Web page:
Authors’ abstract: “States whose agents engage in torture in a given year have a 93% chance of continuing to torture in the following year. What leads governments to stop the use of torture? We focus on the principal–agent relationship between the executive and the individuals responsible for supervising and interrogating state prisoners. We argue that some liberal democratic institutions change the probability that leaders support the creation of institutions that discourage jailers and interrogators from engaging in torture, thus increasing the probability of a state terminating its use of torture. These relationships are strongly conditioned by the presence of violent dissent; states rarely terminate the use of torture when they face a threat. Once campaigns of violent dissent stop, however, states with popular suffrage and a free press are considerably more likely to terminate their use of torture. Also given the end of violent dissent, the greater the number of veto points in government, the lower the likelihood that a state terminates its use of torture.”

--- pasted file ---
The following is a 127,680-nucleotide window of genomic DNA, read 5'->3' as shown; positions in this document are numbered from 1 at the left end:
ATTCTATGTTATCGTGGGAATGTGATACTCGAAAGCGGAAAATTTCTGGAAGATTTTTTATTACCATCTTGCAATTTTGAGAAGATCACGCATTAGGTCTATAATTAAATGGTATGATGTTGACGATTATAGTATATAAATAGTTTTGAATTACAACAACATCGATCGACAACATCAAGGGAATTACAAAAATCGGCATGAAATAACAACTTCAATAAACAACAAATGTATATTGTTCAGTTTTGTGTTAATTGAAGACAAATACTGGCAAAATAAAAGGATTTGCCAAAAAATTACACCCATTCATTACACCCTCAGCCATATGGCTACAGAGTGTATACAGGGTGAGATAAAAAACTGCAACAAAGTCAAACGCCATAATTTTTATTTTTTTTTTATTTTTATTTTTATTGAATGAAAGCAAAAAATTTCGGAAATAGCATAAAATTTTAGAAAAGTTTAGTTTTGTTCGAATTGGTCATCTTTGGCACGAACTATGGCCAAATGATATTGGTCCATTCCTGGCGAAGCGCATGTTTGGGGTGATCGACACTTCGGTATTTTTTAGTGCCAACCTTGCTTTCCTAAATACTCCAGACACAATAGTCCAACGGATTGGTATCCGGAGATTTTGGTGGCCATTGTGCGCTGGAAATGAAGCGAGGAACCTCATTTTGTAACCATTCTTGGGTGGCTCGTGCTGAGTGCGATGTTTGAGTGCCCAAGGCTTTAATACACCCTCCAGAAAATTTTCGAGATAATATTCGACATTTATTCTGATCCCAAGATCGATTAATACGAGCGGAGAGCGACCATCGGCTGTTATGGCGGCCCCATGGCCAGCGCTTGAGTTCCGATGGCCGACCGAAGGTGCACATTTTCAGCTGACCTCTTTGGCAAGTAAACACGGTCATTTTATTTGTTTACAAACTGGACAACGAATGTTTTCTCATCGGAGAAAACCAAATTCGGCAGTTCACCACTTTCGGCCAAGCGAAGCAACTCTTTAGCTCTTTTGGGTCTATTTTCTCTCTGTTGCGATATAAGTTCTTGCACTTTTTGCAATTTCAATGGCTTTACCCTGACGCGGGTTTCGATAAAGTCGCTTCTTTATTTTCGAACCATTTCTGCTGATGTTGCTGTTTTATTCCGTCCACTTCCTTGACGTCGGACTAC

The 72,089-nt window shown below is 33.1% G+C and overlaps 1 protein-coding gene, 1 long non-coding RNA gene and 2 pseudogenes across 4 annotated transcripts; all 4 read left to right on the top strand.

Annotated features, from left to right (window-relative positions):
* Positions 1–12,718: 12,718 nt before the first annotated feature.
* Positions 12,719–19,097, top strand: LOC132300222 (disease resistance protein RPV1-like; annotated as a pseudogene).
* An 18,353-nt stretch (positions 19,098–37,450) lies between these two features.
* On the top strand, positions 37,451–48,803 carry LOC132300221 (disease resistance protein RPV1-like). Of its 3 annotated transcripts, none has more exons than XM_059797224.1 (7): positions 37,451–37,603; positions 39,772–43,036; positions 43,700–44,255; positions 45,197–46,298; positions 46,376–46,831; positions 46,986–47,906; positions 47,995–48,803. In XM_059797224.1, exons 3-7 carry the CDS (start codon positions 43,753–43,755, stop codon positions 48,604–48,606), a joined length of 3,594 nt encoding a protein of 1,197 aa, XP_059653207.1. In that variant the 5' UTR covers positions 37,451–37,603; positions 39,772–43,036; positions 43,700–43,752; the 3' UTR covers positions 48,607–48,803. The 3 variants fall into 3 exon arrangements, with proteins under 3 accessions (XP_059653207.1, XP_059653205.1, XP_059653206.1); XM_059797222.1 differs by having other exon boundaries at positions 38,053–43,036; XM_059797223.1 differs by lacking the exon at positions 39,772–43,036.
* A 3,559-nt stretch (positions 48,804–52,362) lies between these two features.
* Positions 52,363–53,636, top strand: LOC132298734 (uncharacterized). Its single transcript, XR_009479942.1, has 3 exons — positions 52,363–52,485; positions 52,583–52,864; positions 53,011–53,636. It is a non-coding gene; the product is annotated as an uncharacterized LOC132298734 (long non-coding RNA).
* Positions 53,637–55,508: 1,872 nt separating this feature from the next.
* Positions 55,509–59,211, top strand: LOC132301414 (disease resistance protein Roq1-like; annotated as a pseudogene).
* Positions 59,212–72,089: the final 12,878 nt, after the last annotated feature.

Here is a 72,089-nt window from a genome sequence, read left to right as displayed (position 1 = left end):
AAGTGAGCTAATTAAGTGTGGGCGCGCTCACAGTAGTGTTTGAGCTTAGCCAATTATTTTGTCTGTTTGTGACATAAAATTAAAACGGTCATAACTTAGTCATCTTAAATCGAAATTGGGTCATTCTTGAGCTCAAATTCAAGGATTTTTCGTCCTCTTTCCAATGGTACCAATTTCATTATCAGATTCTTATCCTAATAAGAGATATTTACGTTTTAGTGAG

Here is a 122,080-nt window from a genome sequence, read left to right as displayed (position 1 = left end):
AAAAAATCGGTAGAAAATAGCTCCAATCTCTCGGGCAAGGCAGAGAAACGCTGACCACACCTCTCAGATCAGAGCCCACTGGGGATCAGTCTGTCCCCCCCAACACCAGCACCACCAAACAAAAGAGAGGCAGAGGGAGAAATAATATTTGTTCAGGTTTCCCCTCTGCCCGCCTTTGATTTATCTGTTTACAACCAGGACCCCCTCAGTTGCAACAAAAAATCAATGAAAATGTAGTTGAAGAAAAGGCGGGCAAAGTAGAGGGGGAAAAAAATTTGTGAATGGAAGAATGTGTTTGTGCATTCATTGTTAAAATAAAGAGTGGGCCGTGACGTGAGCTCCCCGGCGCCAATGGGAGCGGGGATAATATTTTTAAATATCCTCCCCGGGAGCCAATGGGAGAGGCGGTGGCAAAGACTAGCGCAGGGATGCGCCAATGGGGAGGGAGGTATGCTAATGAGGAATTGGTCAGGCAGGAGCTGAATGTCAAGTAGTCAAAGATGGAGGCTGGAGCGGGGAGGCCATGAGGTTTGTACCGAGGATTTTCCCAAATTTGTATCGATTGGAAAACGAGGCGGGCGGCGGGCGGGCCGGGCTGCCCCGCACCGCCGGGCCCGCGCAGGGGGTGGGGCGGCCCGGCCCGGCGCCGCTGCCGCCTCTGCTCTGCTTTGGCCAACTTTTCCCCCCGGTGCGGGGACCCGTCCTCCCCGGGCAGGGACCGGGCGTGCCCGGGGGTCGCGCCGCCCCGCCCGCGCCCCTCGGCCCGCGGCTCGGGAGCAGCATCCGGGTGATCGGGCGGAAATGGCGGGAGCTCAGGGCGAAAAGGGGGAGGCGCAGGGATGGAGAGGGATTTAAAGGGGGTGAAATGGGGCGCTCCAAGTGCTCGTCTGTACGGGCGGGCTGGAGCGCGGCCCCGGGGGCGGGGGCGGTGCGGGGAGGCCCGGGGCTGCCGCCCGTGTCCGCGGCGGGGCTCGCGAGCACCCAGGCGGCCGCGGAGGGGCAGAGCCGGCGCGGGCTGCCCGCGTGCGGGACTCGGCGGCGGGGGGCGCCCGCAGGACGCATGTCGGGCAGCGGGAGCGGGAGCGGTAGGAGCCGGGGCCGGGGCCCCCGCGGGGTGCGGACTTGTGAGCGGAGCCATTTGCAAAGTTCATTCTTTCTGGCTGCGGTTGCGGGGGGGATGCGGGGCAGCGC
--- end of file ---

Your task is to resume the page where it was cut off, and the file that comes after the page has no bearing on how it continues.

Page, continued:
Crelinsten, Ronald D. 2003. “The World of Torture: A Constructed Reality.”  Theoretical Criminology 7(3), 293-318.
A theoretical article that lists possible ways to end torture, without evaluating their effectiveness.

Delaplace, Edouard, and Matt Pollard. 2006. “Torture Prevention in Practice.” Torture 16(3), 220-246.
This article is similar to Combating Torture (Amnesty International, 2003) in that it primarily covers the prevention of torture of common criminals, not politically motivated and intentional torture. Practical measures for prevention of torture include basic procedural safeguards for arrested persons, good conditions of detention, training, oversight and monitoring, formal legal prohibitions of torture, and criminal prosecution of torturers. They then give some examples of prevention efforts, most of which were coordinated by the Association for the Prevention of Torture. The article is good for its broad coverage of countries and types of efforts, but does not attempt to evaluate or compare their effectiveness.
Brazil: The UN Special Rapporteur visited, there were reports and correspondence between the UN Rapporteur and government, and the visit and reports brought some publicity to the issue of torture.